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Posted 16 November 2013 - 05:54 PM

Victor, thank you very much for your precious suggestions! really appreciated!

you are right, I could regret to buy some cheap "solutions", and of course I would like to buy the best... but maybe I coud buy a steadicam which works good with DSLR at least, so I could use it for projects with DSLR (and when I work on project using RED and ARRI, I would "just" work as camera operator or AC). What do you think? or should I just wait until I will have enough money to buy a proper steadicam (and, as you said, I will take few years). But if I do so, How could I start to be a steadicam operator? I mean, I totally agree with you about studying and attending workshops, but then, I should start to use the rig I studied, otherwise I would just waste money and time for workshops.. I don't think I would be a steadicam operator for a movie after attended just few workshops, this is because I wanted something to keep training with (even though, I know that, one thing is balancing and operating a DSLR, another thing is for RED or ARRI) but at least is something.
Anyway, I find very interesting the idea of asking to steadicam operators for some private lessons... hopefully free! ehehehe

I could start to search here! So... if anyone in this forum lives in London and would be willing to teach me, I would be so grateful!

if I choose to wait for the steadicam... what do you think if I buy a remote follow focus instead? I think It could be useful for many years, besides I would have another professional tool to add to my personal equipment list... any suggestions about that? Hope there is at least a good remote follow focus for my budget!

Thanks again Victor, hope to you and everyone in the forum a wonderful week-end!

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#4 Victor Lazaro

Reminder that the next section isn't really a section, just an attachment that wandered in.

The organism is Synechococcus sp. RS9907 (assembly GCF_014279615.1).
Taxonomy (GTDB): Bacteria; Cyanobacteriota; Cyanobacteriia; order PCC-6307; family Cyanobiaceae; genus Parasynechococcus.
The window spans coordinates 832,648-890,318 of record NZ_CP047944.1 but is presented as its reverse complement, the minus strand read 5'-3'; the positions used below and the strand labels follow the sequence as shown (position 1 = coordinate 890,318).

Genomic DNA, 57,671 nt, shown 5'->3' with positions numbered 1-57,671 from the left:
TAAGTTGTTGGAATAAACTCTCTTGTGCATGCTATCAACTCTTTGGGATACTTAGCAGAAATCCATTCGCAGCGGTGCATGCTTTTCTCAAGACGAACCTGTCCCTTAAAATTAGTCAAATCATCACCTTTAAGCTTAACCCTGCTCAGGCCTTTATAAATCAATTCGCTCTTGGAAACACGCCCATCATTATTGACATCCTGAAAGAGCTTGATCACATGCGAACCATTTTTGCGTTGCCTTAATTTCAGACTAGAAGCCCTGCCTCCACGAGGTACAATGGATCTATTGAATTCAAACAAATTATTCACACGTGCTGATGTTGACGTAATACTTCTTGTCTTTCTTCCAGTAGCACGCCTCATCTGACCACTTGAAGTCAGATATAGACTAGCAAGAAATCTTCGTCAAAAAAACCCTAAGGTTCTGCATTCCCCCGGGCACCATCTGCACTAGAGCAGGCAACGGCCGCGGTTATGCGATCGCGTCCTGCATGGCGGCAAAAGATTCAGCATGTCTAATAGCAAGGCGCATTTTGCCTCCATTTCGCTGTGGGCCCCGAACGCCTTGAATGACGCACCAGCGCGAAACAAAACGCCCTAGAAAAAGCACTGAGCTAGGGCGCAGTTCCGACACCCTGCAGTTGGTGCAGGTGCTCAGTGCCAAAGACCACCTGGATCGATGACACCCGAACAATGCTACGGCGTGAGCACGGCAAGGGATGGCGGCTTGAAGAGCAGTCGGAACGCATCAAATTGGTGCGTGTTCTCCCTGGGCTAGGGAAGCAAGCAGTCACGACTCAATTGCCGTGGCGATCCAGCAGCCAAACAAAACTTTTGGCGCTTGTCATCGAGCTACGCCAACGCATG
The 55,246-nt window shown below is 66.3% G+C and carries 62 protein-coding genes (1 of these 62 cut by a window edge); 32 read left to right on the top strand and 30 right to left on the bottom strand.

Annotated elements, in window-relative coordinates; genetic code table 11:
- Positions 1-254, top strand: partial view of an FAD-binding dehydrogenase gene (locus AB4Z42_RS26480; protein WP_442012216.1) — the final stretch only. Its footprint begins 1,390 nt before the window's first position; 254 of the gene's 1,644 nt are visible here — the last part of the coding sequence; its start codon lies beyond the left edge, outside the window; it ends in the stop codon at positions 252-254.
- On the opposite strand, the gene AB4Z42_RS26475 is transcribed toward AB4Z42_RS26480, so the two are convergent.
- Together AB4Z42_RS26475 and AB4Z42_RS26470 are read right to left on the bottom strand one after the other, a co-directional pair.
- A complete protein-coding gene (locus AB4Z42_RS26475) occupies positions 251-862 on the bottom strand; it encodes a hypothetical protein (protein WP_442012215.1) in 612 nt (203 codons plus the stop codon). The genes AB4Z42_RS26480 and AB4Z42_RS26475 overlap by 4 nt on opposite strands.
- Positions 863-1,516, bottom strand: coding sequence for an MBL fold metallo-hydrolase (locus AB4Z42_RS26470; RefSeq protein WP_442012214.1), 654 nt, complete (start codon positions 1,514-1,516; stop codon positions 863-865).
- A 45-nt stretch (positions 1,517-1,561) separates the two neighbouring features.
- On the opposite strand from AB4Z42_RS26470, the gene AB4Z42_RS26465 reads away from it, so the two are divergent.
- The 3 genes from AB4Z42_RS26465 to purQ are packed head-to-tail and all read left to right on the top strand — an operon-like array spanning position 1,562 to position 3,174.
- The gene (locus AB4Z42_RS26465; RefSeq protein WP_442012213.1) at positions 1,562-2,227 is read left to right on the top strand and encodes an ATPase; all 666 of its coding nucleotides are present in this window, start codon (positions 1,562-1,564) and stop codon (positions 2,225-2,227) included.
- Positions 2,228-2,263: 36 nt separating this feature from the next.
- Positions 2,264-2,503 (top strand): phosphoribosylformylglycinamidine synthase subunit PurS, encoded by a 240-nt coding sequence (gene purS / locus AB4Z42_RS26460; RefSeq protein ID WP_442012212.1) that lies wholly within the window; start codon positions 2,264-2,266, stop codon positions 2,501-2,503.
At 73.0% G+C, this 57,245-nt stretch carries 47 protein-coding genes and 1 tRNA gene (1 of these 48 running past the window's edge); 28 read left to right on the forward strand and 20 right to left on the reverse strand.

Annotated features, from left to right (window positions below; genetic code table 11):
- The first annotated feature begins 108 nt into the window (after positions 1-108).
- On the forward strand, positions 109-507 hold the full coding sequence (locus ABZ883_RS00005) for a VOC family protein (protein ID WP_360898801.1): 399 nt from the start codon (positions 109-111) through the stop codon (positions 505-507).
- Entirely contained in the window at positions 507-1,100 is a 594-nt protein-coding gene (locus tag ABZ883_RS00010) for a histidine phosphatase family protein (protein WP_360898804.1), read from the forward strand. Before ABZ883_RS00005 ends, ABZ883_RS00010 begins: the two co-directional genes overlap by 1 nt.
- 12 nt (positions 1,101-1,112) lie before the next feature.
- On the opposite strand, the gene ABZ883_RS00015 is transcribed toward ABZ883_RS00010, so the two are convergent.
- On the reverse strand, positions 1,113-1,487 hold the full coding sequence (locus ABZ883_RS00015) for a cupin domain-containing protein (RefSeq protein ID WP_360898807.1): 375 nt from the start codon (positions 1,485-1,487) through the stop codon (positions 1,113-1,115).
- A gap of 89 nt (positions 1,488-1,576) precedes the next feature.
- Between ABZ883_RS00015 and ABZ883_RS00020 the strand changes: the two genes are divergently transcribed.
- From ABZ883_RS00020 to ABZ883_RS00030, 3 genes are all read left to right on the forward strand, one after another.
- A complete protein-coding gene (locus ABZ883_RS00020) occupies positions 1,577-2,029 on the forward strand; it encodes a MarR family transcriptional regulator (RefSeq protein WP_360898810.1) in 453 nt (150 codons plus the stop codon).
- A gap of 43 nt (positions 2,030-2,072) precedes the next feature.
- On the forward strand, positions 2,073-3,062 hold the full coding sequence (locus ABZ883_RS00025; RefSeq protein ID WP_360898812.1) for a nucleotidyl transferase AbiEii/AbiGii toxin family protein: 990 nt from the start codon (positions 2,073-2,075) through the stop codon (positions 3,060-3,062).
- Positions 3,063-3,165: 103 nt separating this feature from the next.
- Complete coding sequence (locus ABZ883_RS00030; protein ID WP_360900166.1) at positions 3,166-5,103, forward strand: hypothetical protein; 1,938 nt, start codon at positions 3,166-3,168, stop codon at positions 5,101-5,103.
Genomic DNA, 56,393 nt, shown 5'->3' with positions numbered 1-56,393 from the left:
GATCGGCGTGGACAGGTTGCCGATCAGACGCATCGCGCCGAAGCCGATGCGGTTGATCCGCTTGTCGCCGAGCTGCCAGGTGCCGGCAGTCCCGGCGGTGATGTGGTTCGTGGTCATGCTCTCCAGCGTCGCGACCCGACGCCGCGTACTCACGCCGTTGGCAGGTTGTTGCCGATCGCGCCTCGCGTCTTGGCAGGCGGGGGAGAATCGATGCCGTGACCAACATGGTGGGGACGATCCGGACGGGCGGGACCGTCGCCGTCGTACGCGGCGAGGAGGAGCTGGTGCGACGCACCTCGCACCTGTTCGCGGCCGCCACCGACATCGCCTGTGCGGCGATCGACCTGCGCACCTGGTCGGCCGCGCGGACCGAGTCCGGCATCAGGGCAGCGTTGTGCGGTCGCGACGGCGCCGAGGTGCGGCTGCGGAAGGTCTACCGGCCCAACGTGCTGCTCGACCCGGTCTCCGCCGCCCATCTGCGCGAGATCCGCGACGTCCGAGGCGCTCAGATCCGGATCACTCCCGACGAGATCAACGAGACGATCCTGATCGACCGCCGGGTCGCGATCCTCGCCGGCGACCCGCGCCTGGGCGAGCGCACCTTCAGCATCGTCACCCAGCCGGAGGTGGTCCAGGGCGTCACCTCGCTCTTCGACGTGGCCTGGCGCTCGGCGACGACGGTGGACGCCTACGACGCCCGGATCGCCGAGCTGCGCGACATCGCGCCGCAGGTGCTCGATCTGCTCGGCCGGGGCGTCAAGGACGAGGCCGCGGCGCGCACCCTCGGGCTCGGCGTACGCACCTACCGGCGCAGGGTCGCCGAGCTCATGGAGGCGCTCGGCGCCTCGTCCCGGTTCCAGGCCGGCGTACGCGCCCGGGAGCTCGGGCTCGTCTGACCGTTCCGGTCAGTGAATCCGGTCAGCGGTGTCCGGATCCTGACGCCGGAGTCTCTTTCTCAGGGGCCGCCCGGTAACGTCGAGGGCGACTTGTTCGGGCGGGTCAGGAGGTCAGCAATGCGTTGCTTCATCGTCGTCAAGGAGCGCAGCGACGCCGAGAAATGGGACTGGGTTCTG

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Posted 16 November 2013 - 11:49 PM

Looks like you are answering to a lot of your own questions. A DSLR sized rig is a good way to start. I would still try to do the other steps prior to buying as they will enlighten you on what you really need vs what you want. You can even start making some money with a Steadicam Pilot (which can only carry DSLR and camcorders) and seems in your price range. You can practice on it and then rent a larger rig from a local operator when needed.
I am afraid that private classes will rarely be free. These ops will teach you the trade thy learned the hard way for you to potentially generate an income from. Consider it as an investment, as much as a piece of gear.
Lastly for the wireless focus, look around for the one you would want and make a wise decision. It is a specific piece of gear that is not fitted for every situation. Who will rent it from you when and for what price? I own a Bartech but I bought it after Steadicam when I was tired of renting it from a rental house or another operator.

My advice for now take your computer and read every thread on this forum.
Learn the name of every rig and every piece of gear, try to find the difference between them with pros and cons. A fun game I do is to look for Steadicam photos online or on instagram and try to recognize every piece of gear on the sled.
It's tedious but will avoid you the pain of asking questions already asked and avoid us the pain of answering them.
I wish you all the best and don't hesitate if you have a question. There is no bad question as long as it has not been answered before (or at least recently).
Fly safe
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#5 Fabrizio Sciarra SOC ACO

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Posted 17 November 2013 - 07:46 AM

Hi Domenico,

 You can get in touch with the Guild's office, check the link for further info:


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#6 Domenico Palomba

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Posted 17 November 2013 - 11:16 AM

Thanks again Victor for your further suggestions, and thanks Fabrizio for the link (I had a very quick look on it but I found it very interesting, so I will analyze it in the following days)

The day after tomorrow I am going to start a feature film (and I am going to use a Bartech remote follow focus, actually) so I will not have time to breathe until mid-Dicember ehehehe

but then I will try to follow all this suggestions and, of course, any others would come next on this Topic.

Thanks to everyone!

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#7 RobinThwaites


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Posted 18 November 2013 - 05:51 AM

Hi Domenico


Tiffen three day workshop 3rd-5th December in Oxford, email me at robin.thwaites@tiffen.com if you are interested, we have a couple of places left.